This was a very nice yarn to work with.  The yarn is composed of 53% wool and 47% acrylic and does not have an artificial feel.  Fortunately, it is machine wash cool, and dry flat, which makes it easy maintenance, especially for children’s clothes.  There were few down sides.  One was that this yarn does not unravel easily; there is just enough fuzz that it catches and prevents undoing your work.  I only had to do this once, on the crochet edging, but it did prevent me from unwinding as far back as needed.  The other downside is matching all the colors in a way that makes the garment look uniform when finished, especially when making the seams at the end.  My great knitter friend has been knitting most of her sweaters lately with the top down method on circular needles so that she has fewer seams, and I think this yarn would benefit from this method, as it would likely show off the spectacular color patterns to their best advantage. 


Hoop-house Gardening

As promised, we are starting with the first post about winter farm activities, and it is one of our personal favorites. 

We began hoop house, or tunnel gardening after I bought Eliot Coleman’s book, The Four Season Harvest, as a Christmas present for my spouse.  We started our first hoop house that January, a small structure, only 12×16 feet, made of PVC pipe and some boards.  By March we were enjoying salad, radishes, and cilantro.  That winter may have been a warmer winter than most, but we were sincerely impressed with our first attempt.

Inside first hoophouse.  First year.  This also gives a good look at the PVC bracing for do-it-yourselfers who want to make one for yourselves.

Inside first hoophouse. First year. This also gives a good look at the PVC bracing for do-it-yourselfers who want to make one for yourselves.

That little structure is now gone and has been replaced by two sturdier versions made of bent fencing and a wood “foundation.”  Both are set directly on the ground and we plant directly in the soil.  We have one layer of agricultural plastic on one and two layers on the other.  Each layer is supposed to give us approximately one more agricultural growth zone, but we find that the extra layer actually reduces the amount of sunlight, so you don’t actually get two full zones.  Meduseld is in a 6b agricultural zone, and we are not getting to 8b with the extra layer.  We find that the plants in the one layer house seem to do better, and when the weather warms, we will reduce the other to one layer as well.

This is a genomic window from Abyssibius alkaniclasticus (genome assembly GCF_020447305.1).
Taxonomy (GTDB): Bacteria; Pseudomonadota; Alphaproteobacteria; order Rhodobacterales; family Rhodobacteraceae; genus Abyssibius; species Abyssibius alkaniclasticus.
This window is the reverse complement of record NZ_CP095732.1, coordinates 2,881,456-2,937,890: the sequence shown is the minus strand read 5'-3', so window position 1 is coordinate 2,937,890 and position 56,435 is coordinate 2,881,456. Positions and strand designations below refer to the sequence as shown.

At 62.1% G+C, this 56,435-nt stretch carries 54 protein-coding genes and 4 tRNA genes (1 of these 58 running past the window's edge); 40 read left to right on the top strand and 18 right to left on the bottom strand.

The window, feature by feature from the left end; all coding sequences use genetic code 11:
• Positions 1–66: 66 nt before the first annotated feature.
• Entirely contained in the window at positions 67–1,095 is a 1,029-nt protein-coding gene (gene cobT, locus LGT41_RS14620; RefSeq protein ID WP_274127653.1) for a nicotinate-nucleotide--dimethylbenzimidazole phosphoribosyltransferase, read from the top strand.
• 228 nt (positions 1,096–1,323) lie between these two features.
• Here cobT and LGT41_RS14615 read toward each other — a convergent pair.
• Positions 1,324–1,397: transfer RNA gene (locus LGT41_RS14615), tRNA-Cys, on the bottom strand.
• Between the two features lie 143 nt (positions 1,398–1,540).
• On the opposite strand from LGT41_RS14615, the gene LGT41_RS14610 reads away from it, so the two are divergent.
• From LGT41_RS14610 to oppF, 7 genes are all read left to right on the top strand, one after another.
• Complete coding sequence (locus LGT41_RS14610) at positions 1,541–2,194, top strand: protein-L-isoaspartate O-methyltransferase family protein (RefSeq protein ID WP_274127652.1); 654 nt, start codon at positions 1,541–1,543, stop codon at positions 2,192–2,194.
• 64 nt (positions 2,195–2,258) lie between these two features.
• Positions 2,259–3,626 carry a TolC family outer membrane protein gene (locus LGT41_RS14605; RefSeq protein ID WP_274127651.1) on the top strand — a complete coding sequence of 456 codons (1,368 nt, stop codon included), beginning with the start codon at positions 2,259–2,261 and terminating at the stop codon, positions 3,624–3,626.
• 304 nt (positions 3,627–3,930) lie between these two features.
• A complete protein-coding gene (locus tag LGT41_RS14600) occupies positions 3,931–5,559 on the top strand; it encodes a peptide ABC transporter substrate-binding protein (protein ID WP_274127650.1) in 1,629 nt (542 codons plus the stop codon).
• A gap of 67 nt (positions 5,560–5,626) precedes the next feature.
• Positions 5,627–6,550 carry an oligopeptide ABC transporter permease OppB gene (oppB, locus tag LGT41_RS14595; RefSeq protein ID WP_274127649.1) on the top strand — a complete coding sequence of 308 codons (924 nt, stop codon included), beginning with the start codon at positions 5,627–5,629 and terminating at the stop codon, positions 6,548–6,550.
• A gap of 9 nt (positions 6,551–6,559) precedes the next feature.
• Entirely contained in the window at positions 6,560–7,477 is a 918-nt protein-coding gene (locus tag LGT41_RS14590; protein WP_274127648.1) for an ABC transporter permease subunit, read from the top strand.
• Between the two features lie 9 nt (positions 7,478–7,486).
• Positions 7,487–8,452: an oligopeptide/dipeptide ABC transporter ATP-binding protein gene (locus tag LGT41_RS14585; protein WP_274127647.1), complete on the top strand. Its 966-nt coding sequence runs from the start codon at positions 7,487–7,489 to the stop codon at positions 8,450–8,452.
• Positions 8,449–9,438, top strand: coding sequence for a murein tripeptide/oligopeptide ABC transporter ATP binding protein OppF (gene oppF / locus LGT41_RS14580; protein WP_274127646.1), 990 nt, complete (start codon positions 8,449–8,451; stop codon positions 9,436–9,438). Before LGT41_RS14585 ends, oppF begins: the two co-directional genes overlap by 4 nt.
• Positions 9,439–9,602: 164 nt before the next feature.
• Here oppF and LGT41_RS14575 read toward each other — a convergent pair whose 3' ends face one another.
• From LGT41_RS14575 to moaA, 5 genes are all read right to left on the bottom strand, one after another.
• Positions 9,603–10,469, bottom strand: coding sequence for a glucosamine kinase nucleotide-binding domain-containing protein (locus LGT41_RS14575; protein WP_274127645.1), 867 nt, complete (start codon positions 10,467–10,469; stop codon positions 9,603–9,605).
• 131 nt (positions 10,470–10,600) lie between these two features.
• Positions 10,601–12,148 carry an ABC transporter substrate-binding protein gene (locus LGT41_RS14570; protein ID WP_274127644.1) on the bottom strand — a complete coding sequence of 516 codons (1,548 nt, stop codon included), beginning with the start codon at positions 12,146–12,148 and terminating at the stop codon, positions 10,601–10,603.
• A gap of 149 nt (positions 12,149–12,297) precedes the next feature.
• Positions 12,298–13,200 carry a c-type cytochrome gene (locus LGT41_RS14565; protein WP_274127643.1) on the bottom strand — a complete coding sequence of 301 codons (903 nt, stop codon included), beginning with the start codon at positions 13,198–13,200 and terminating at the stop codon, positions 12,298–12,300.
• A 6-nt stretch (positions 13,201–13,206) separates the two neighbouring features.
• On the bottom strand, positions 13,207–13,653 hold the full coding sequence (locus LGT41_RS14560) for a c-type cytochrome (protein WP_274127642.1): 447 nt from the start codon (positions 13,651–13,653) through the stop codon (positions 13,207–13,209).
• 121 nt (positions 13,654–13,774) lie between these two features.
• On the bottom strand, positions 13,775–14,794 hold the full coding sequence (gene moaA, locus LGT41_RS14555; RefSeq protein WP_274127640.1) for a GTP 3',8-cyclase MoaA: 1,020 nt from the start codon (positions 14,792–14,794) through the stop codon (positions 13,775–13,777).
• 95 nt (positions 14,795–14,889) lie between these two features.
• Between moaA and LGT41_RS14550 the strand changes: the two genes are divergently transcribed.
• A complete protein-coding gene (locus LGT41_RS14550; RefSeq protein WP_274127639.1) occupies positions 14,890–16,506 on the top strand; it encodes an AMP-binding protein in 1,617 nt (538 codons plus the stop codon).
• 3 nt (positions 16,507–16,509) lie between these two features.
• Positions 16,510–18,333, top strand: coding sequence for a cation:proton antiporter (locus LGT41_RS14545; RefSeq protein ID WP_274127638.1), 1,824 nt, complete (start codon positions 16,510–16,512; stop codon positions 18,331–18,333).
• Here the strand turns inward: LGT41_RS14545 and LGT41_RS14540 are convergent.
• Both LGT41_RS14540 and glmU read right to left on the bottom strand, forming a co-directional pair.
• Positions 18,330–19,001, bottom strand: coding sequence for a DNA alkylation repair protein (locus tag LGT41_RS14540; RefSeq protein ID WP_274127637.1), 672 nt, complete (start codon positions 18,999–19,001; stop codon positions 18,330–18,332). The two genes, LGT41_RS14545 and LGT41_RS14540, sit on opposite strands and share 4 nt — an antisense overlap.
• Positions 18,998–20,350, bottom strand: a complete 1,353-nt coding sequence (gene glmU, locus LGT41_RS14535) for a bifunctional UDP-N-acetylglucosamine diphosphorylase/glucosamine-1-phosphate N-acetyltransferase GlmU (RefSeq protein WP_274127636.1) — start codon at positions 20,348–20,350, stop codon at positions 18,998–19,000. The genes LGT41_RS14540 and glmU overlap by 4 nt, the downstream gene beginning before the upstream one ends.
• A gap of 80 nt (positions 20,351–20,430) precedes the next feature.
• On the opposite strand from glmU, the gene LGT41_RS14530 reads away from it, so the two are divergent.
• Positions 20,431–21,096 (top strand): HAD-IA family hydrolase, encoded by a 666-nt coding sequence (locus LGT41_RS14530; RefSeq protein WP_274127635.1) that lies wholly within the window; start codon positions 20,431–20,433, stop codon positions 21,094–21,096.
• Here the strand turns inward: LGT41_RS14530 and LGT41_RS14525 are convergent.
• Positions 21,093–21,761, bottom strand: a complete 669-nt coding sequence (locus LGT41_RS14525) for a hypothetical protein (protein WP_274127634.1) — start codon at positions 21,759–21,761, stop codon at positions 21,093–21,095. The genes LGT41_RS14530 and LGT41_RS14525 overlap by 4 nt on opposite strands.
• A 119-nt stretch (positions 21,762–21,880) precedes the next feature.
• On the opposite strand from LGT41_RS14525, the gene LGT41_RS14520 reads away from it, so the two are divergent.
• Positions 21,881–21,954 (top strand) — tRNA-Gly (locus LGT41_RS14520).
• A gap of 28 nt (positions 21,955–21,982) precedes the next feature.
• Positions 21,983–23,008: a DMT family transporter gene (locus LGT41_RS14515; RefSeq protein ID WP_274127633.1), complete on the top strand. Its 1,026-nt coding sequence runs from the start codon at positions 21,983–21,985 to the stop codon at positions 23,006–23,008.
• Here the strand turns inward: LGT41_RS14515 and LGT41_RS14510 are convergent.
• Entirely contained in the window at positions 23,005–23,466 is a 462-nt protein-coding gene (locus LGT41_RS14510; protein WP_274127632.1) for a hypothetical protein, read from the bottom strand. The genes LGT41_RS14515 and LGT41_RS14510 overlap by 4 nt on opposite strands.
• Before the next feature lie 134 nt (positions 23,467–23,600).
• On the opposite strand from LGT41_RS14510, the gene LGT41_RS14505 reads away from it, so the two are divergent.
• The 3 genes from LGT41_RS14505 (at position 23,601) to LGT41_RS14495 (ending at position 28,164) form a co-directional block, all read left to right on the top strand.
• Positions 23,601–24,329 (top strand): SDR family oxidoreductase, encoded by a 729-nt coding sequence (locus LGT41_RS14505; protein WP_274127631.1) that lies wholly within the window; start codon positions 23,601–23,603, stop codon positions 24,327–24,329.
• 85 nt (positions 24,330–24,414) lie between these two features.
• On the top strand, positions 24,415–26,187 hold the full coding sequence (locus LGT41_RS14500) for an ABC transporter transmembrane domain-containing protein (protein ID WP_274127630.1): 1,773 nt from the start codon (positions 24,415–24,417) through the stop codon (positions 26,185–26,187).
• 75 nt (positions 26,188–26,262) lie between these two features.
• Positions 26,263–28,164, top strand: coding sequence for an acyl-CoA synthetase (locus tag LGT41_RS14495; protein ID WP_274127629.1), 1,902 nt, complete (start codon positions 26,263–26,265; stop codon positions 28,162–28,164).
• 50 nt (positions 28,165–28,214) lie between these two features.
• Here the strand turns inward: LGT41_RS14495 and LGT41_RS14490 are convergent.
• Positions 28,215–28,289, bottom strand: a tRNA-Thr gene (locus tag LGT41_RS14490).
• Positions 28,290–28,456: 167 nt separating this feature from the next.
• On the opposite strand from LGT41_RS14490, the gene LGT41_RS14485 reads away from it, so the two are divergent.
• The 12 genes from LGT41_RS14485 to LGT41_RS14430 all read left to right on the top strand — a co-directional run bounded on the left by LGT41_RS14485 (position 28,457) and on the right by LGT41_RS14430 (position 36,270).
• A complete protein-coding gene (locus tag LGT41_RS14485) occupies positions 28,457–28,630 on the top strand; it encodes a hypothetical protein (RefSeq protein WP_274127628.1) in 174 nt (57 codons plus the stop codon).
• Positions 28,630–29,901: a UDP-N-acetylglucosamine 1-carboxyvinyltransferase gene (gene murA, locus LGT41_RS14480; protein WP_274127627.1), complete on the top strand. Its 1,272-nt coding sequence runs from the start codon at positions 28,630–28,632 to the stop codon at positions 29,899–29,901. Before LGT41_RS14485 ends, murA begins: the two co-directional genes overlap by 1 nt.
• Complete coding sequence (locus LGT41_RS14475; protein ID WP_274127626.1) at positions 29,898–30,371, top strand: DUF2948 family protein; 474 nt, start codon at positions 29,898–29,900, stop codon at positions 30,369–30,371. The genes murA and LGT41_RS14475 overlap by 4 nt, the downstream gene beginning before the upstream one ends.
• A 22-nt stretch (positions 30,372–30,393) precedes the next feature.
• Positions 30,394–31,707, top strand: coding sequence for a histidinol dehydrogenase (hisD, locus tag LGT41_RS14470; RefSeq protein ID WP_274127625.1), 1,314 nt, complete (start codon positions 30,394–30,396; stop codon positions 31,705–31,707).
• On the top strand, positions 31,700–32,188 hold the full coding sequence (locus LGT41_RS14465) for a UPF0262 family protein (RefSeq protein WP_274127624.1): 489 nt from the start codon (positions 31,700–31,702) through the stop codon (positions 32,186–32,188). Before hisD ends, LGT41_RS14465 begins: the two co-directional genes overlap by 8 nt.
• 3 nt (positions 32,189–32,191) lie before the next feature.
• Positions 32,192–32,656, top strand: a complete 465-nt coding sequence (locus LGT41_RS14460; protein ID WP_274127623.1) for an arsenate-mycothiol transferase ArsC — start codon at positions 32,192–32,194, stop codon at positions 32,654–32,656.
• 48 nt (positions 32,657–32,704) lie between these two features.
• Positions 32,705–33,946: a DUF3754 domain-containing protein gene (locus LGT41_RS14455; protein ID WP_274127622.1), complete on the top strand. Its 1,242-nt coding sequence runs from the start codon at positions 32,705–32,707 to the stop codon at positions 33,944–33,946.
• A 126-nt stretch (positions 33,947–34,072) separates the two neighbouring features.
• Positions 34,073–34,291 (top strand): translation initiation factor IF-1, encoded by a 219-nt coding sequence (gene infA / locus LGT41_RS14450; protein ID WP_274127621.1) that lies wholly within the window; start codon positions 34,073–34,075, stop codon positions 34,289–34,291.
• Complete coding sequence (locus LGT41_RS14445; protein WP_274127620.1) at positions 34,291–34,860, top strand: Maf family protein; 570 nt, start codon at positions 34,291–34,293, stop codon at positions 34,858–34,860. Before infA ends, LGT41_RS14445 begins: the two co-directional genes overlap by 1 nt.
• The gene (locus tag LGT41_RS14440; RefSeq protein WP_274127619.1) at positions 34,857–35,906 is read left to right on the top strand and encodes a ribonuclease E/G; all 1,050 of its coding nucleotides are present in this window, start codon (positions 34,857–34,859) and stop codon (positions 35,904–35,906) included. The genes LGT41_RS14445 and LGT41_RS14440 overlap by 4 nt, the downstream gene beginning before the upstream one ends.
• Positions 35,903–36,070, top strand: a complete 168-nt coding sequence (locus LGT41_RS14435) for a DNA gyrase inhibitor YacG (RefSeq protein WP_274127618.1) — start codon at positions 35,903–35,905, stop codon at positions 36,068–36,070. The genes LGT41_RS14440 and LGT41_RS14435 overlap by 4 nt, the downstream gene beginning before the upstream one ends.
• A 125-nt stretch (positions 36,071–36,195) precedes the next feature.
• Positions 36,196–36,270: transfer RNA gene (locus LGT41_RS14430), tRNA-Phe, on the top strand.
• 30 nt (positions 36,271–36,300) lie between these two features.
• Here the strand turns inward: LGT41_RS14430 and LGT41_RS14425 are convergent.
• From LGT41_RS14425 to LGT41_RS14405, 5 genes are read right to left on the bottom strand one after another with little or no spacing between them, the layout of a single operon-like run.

We have been working on amending the soil gradually and I wish we had focused on this more during construction phase.  We have still had to contend with insects and less than ideal growth at times, and we think this is due to the fact that we did not follow all Mr. Coleman’s advice about soil amendments, especially copious amounts of compost.  Over the years, we have gotten better at composting, and hopefully this will pay off.

None-the-less we have enjoyed chard, lettuce, fresh herbs, brassicas, every year since but one.  That year was exceptionally cold and there was not enough sunlight to warm the soil during the day.   We could have resorted to heating the tunnels, but that seems contrary to what we are trying to achieve – namely growing produce without consuming non-renewable energy.

Hoop houses are wonderful for rotating “crops” and for extending growing seasons.  There is also no waste.  Anything that does not do well,  becomes overgrown, or gets insects, becomes chicken feed.  We see this as a win/win situation even if we can’t put something on our table – we’re certain the chickens are glad for fresh greens in the middle of the winter, or as the case today, right after a snow storm.

Mr. Coleman’s book had excellent charts with plants that can be grown during the winter months and that are tolerant to cold temperatures.  We strongly recommend this book and it is available in the Meduseld Amazon store.



Merry Christmas!

Merry Christmas wishes from Meduseld!

There is the impression that farm life slows during the winter months.  Not true!  We are going to share the activities of the cold months with you and provide links and information so that you can do these as well.  Of if you prefer, you can just follow along, as we work here at Meduseld.

We have been asked – why Meduseld?  Meduseld is the anglicized version of the anglo-saxon word maeduselde, which means mead hall.  Since we raise bees and are interested in Beowulf and medieval hsitory, we thougth the name is appropriate.  We choose to use the simplified version; its much easier to provide as a web address:)

The next posts will cover hoop or tunnel house gardening, maple syrup making, spinning and dyeing wool, and livestock care.